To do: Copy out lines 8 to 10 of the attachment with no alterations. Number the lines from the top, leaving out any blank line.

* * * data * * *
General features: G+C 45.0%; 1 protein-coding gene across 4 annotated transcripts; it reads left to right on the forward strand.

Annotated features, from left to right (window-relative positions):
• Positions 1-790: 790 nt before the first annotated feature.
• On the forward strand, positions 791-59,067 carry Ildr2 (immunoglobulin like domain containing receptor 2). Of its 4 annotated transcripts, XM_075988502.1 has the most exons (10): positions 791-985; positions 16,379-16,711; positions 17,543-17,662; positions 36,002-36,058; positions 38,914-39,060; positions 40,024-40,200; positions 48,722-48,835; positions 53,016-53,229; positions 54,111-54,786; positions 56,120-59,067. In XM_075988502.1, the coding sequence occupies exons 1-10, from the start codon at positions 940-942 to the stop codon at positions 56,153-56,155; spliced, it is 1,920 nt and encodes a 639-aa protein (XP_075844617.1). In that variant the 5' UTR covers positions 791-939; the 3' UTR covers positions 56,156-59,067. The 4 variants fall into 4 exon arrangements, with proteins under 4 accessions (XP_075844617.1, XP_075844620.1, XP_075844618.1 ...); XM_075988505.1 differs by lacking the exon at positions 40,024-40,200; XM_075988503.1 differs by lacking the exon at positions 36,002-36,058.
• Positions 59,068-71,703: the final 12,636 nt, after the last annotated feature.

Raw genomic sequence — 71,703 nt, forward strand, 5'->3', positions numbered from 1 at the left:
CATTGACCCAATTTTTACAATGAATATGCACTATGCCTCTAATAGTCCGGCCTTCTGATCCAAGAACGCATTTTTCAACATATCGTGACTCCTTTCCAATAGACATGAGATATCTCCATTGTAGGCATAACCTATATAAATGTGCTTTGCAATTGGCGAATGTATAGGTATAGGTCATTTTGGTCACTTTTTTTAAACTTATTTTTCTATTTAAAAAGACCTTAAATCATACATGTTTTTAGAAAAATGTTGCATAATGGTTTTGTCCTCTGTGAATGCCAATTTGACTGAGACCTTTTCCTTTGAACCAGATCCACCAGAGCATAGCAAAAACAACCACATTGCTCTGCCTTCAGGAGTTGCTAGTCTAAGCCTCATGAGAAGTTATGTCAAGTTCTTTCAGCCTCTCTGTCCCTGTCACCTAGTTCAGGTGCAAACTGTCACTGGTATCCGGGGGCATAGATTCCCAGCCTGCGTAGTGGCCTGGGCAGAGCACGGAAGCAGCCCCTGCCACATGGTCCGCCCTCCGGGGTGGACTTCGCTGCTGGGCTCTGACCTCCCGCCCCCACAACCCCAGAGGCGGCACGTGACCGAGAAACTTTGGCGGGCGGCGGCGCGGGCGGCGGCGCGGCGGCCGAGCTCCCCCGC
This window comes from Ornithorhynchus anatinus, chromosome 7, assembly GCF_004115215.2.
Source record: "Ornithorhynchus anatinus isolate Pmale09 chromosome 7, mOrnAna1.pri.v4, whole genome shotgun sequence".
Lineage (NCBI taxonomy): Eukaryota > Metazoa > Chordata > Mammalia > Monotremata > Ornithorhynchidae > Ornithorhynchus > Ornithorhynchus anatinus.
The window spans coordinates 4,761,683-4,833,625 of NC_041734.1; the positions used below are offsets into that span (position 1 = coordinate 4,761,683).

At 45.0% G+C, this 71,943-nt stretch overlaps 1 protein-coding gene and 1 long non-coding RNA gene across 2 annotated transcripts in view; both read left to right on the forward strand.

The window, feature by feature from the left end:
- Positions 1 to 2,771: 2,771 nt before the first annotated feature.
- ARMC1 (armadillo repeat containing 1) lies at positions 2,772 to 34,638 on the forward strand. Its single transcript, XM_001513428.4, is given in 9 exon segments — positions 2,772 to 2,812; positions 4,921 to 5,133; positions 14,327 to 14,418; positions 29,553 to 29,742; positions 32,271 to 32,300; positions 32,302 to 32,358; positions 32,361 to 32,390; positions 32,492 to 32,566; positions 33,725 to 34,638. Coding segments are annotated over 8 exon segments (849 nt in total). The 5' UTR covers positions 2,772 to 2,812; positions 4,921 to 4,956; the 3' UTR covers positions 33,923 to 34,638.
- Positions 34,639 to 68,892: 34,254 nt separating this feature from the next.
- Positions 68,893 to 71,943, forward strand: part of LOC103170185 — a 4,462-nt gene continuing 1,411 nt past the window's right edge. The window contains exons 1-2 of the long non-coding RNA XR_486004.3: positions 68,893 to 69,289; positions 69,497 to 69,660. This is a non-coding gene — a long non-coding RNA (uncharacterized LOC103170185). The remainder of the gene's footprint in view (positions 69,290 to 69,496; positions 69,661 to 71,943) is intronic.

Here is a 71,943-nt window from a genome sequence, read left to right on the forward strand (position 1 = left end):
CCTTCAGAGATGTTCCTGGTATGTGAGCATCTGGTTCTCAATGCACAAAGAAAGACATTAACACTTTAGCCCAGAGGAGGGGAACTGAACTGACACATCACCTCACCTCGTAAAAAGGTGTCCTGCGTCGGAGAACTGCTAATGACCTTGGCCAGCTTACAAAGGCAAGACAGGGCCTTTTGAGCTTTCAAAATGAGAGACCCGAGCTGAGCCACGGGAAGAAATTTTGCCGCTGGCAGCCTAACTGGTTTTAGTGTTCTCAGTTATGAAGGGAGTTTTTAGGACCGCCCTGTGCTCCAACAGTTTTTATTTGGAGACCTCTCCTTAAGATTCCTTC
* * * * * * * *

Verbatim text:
This window comes from Ornithorhynchus anatinus, chromosome 7, assembly GCF_004115215.2.
Source record: "Ornithorhynchus anatinus isolate Pmale09 chromosome 7, mOrnAna1.pri.v4, whole genome shotgun sequence".
Lineage (NCBI taxonomy): Eukaryota > Metazoa > Chordata > Mammalia > Monotremata > Ornithorhynchidae > Ornithorhynchus > Ornithorhynchus anatinus.